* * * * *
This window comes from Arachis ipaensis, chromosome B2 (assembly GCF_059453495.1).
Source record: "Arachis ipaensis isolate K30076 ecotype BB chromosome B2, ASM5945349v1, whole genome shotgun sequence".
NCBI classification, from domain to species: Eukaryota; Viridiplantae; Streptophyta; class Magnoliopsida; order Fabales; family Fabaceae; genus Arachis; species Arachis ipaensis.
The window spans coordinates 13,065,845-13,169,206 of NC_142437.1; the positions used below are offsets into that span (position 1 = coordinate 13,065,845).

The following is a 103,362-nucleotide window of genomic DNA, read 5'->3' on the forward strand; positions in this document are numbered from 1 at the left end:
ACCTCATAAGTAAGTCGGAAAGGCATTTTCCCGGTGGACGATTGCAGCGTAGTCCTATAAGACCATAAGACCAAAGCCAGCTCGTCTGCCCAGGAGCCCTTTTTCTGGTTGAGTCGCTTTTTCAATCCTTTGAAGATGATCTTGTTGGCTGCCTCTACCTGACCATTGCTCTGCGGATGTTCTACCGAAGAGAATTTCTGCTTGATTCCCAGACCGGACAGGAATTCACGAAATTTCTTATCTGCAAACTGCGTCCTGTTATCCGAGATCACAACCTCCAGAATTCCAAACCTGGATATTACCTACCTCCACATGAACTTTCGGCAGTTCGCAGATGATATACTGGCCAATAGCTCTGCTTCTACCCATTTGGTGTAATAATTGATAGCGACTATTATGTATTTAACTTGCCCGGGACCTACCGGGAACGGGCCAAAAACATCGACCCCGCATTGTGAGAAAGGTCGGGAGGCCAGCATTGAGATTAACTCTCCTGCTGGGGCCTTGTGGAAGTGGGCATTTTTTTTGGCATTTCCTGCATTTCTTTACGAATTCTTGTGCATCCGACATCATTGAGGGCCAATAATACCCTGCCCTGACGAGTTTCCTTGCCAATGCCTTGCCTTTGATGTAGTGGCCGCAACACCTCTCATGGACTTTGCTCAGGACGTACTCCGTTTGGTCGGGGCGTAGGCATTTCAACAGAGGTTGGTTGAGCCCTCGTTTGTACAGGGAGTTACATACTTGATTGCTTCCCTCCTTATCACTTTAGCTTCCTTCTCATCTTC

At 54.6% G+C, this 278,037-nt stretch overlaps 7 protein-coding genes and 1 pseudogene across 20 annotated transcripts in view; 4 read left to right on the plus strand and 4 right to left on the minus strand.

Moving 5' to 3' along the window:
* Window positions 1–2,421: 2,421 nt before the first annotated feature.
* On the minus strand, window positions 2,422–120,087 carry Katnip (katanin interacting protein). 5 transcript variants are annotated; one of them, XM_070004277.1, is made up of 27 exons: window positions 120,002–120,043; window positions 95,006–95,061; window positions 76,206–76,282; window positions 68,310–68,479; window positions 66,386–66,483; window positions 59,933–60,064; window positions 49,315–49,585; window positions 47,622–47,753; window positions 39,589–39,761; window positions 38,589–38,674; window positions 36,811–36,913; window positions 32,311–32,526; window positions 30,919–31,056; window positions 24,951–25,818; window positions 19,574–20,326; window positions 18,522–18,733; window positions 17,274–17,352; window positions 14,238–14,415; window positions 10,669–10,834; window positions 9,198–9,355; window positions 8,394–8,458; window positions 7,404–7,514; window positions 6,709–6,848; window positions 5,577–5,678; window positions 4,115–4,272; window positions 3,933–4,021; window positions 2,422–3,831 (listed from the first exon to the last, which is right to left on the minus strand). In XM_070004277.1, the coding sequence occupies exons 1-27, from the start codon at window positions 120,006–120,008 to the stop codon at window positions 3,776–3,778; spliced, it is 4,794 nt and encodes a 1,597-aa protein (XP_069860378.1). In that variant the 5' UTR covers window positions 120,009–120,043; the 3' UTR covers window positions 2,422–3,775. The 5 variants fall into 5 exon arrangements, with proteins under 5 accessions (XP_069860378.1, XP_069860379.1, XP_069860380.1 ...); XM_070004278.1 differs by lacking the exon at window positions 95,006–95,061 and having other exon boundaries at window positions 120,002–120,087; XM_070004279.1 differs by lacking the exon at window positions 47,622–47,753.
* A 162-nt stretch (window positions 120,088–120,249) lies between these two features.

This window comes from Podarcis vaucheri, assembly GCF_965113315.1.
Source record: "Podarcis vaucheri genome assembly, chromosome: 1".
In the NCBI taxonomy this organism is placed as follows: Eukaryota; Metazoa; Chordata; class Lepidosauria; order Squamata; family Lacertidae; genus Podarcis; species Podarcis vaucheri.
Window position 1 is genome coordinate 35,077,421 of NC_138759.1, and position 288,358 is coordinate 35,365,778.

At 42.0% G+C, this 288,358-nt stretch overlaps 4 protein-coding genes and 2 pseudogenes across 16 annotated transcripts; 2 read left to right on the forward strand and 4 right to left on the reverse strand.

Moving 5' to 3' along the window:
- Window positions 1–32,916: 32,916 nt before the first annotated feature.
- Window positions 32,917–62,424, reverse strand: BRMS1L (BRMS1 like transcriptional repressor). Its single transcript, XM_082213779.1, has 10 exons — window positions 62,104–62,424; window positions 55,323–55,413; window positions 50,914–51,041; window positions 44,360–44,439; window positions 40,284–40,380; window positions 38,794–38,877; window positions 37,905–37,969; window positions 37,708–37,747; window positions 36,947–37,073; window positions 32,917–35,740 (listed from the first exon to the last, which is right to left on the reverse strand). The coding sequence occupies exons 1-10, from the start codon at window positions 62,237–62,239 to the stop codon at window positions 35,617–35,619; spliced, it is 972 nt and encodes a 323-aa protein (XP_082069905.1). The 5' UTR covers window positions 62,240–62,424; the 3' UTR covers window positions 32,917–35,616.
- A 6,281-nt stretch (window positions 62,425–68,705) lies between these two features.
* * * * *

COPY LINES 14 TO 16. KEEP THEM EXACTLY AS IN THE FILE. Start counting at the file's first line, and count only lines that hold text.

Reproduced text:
In the NCBI taxonomy this organism is placed as follows: Eukaryota; Metazoa; Chordata; class Lepidosauria; order Squamata; family Lacertidae; genus Podarcis; species Podarcis vaucheri.
Window position 1 is genome coordinate 35,077,421 of NC_138759.1, and position 288,358 is coordinate 35,365,778.

At 42.0% G+C, this 288,358-nt stretch overlaps 4 protein-coding genes and 2 pseudogenes across 16 annotated transcripts; 2 read left to right on the forward strand and 4 right to left on the reverse strand.